Mayor Bloomberg was a staunch advocate for the financial services industry, rushing to Wall Street’s defense after the 2008 crash, and repeatedly throughout his tenure. Whether deriding the Occupy movement or opposing a tax increase on multimillionaires, he was unapologetic in his support for the wealthiest 1 percent. It was like a Rodney Dangerfield routine: Tax-paying rich citizens don’t get no respect! Coupled with tone-deaf claims that the police department “disproportionately stops whites too much and minorities too little,” Bloomberg’s rhetoric earned him the ire of Bill de Blasio, who seized on it to weave the now ubiquitous Tale of Two Cities. 

It’s not yet clear what Mayor de Blasio’s one city might look like. But at times it seems as if he’s traded Bloomberg’s banker favoritism for another kind of exceptionalism in his dealings with the Rev. Al Sharpton. 

In early April a Smoking Gun report revealed new details about Sharpton’s collaboration with the FBI. In the 1980s Sharpton was a confidential informant who met with the Gambino crime family several times to record their conversations on behalf of law enforcement. According to Sharpton, this was a selfless act of civic duty, but the report counters that the FBI had him on a potential drug charge, and flipped him in return for his freedom. 

So it was odd to see Mayor de Blasio stick up for Sharpton’s version of events: “I’m very proud to be his friend. I think he has done a lot of good for the City of New York and this country…. He was asked by the F.B.I. to support their efforts and he agreed to help, and that’s what a citizen should do.” To suggest that Sharpton did anything other than act in his own self-interest is as absurd as Bloomberg’s defense of Jamie Dimon, who took a taxpayer bailout and then got a bonus. The mayor could have simply called it old news without wrapping Sharpton in a patriotic embrace. Instead he continued the fusillade of compliments at the National Action Network’s annual conference, calling the reverend a “blessing” and describing the First Couple as big “fans.” 

Never mind that it doesn’t make sense that anyone would willingly risk his life to tape-record mobsters as many as 10 times; it’s also not how the FBI works. As several former prosecutors explained on background, Good Samaritans cannot simply pick up the phone and volunteer to act as agents of the police. First, there’s a reliability test to establish whether the information is good, and if it can withstand the scrutiny of a judge who may eventually need to sign off on a warrant. Second, the informant must have access. Since organized crime syndicates tend not to meet with strangers off the street, there needs to be a prior relationship to exploit.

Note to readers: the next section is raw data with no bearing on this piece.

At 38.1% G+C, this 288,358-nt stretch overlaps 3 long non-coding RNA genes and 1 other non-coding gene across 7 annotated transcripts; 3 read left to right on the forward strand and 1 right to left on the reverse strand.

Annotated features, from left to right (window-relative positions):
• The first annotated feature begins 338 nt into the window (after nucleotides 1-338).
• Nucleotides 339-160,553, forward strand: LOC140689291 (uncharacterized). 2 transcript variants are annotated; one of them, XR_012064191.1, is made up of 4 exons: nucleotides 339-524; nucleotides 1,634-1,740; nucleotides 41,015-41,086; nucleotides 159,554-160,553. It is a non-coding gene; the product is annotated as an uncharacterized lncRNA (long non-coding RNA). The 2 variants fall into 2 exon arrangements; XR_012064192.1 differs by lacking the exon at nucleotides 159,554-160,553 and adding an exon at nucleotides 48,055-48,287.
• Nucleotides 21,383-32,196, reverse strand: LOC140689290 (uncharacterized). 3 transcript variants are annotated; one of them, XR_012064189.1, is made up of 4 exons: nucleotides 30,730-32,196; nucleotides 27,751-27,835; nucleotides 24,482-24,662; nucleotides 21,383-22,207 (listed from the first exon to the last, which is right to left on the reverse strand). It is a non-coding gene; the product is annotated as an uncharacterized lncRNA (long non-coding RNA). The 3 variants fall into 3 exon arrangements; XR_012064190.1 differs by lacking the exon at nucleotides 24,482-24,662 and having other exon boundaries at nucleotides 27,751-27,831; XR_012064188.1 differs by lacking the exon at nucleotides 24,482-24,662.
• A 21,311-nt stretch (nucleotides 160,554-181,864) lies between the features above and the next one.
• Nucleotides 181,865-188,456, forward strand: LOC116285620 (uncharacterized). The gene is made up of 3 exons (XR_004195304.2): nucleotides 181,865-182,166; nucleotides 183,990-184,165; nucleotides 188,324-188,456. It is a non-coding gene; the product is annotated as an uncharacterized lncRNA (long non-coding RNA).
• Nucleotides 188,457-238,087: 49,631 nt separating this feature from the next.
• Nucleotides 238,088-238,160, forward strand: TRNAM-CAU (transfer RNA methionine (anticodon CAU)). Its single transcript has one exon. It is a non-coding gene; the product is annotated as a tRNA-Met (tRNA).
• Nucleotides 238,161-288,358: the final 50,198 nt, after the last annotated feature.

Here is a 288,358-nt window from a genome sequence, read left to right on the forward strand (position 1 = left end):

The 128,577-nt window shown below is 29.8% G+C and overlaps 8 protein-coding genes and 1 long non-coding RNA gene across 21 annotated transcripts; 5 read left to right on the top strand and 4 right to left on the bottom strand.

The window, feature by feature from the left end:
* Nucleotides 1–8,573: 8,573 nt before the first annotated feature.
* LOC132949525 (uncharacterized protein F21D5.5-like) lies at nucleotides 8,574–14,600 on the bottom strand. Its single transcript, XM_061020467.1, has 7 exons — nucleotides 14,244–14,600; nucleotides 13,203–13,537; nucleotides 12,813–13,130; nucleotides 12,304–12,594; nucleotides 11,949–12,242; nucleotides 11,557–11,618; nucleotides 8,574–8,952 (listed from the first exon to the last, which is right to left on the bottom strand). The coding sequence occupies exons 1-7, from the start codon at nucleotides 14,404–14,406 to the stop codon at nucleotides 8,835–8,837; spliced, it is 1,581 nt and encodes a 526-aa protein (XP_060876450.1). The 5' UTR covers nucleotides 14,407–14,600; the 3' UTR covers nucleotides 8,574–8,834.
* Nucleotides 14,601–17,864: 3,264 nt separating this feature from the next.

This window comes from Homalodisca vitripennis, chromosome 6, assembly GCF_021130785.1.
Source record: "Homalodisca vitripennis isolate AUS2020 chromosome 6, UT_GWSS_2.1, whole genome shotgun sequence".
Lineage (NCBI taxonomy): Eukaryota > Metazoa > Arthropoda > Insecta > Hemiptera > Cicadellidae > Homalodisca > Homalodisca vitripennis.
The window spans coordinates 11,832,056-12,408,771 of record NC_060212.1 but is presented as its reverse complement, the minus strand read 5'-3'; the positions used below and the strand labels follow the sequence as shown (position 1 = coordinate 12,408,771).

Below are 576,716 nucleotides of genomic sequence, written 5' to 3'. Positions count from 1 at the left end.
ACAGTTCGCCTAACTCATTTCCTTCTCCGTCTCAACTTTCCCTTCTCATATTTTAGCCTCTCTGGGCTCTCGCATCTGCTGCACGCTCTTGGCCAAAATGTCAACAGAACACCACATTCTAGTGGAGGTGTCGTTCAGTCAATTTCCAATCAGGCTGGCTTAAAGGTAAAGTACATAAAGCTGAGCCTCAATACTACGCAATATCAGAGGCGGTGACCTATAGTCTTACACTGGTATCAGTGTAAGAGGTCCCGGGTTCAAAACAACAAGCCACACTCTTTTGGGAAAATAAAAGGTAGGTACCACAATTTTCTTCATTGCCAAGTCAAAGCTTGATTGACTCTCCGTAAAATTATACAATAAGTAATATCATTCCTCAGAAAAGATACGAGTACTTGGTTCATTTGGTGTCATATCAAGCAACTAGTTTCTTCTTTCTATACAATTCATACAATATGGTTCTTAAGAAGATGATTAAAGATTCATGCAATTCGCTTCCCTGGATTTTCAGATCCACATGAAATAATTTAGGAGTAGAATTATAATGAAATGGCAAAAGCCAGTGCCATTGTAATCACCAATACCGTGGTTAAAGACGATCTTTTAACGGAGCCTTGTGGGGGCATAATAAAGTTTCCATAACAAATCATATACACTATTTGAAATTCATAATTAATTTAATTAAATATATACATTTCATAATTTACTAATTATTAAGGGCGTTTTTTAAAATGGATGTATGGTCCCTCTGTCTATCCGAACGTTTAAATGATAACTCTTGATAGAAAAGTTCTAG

His history with the FBI aside, Sharpton isn’t exactly a pillar of sacrifice and virtue. A December 2011 New York Post article reported that at the time Sharpton owed the IRS $2.6 million in income tax, and nearly $900,000 in state tax. But he doesn’t appear overly concerned about it. He flies first class, has a personal driver, and lives in a two-bedroom apartment on the Upper West Side. In recent years he’s toned down his incendiary rhetoric in return for corporate contributions from Coca-Cola and others. Like Bloomberg’s beloved bankers, Sharpton’s transgressions have been washed away, making him a member of just another very privileged class. 

The fact is the mayor’s strong support is in some ways more meaningful than Sharpton’s particular misdeeds. It threatens to undermine his message of a more equal society, and the integrity he brought with him into office. Since winning election, de Blasio has pursued important policies to close the opportunity gap and level the playing field. But by giving special treatment to Sharpton, he’s simply traded whom the Tale of Two Cities is about. 

Alexis Grenell (@agrenell on Twitter) is a Democratic communications strategist based in New York. She handles nonprofit and political clients.